It’s Irresponsible to Reopen NYC Schools without a Plan

A classroom is empty during the coronavirus pandemic, which has forced teachers and students to adjust to virtual learning. (CNN)

It is irresponsible to reopen NYC schools without a robust plan that prioritizes COVID-19 safety, workers’ rights, and high-quality equitable education for all students.

I care deeply about education, development, enrichment, and joy for our school children. As an educator, I know that in-person learning is the best way to achieve that. However, as the daughter of doctors and a political activist, I care about the health of our communities, and the rights of school teachers and staff as laborers. The reckless actions of our mayor and governor — to promote school reopening without a serious plan or investment in health and safety for our already dramatically underfunded schools — pit those two priorities against each other. Students vs. teachers, education vs. health. But the part of the equation missing is money. This plan gets kids back to school so that their parents can get back to work. But teachers, students, and staff are not disposable.

Equity and Justice

A hybrid model that is not adequately resourced will only make the job harder for teachers (who are already vastly underpaid and undervalued) and increase inequities that run rampant in our schools and city. The most vulnerable students and families will have no choice but to send their students back to school, whereas wealthier families with access to child care, flexible jobs, and disposable income will be able to keep their children home while keeping their jobs, protect their bubbles from COVID-19 risk, and hire private tutors to enhance their children’ education. They will do this because they know that the school reopening is not safe. A system that is not safe for everyone is an endorsement of two parallel systems, one for rich kids and one for poor kids, which deepens inequities in both health and education. When I speak of the “E” Education for all part of my Kristin for H.A.R.L.E.M. disrupt the district with radical love platform this is the exact system I want to disrupt, the two tiers in education.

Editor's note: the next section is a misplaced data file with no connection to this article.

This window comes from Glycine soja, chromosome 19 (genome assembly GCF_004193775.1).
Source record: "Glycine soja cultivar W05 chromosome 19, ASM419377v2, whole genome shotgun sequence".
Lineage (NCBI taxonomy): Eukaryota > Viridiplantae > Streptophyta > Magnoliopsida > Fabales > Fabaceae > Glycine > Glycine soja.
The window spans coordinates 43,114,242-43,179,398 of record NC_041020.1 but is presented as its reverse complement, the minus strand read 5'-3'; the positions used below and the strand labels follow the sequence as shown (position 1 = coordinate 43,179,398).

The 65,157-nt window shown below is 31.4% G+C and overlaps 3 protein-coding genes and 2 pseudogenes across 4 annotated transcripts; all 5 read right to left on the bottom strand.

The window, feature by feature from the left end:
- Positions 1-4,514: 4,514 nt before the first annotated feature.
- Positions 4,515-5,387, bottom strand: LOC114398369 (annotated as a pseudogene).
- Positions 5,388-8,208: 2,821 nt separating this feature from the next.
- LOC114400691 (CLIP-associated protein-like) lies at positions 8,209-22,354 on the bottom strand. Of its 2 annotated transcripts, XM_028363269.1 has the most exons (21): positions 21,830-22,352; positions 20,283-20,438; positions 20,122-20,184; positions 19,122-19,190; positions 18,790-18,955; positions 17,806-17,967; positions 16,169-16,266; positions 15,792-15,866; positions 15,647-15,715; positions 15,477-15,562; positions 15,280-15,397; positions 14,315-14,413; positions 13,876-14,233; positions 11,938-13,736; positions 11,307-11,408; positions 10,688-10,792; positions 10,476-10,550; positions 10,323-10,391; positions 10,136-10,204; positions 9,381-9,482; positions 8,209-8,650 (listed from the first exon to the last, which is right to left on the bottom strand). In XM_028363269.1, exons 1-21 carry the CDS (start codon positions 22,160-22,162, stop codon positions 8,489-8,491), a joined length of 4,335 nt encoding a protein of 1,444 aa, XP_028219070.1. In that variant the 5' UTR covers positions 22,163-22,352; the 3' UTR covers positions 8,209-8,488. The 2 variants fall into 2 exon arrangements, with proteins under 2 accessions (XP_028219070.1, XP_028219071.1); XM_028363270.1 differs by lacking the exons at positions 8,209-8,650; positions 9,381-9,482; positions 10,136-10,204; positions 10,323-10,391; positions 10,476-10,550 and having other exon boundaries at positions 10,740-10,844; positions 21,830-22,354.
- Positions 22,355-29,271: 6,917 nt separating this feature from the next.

The Need for A Robust Plan

Schools must remain closed until the city implements a true safe reopening plan that is informed by community stakeholders (staff, teachers, students, and families), and backed by substantial resource redistribution. The Movement of Rank and File Educators (MORE) has put forth a comprehensive Health Justice Agenda for NYC, outlining and demanding the necessary steps for a safe and just school reopening. These demands include:

  • Universal testing, contact tracing, social distancing, PPE for all, and basic sanitary supplies in all schools
  • Major capital improvements to school buildings and equipment, such as HVAC upgrades
  • Hiring more essential staff like nurses, social workers, grief counselors, and school psychiatrists
  • Removing the NYPD from schools
  • Rejecting the influence of private interests in public schools
  • Prioritizing the accessibility of new health protocols, with an eye towards diverse learners including homeless, adult, and incarcerated students.

I would be proud to send our students, teachers, and staff back to schools like that.

Kristin Richardson Jordan (KRJ aka “Kristin for H.A.R.L.E.M.”) is a poet, local activist, speaker, teacher, DSA member, Black queer woman, and third-generation Harlemite on a mission to disrupt District 9 (central Harlem) with radical love. Her political platform includes advocacy for police accountability, abolition, affordable housing, redistribution of resources, senior care, gun control, education, and environmental justice. Her website is at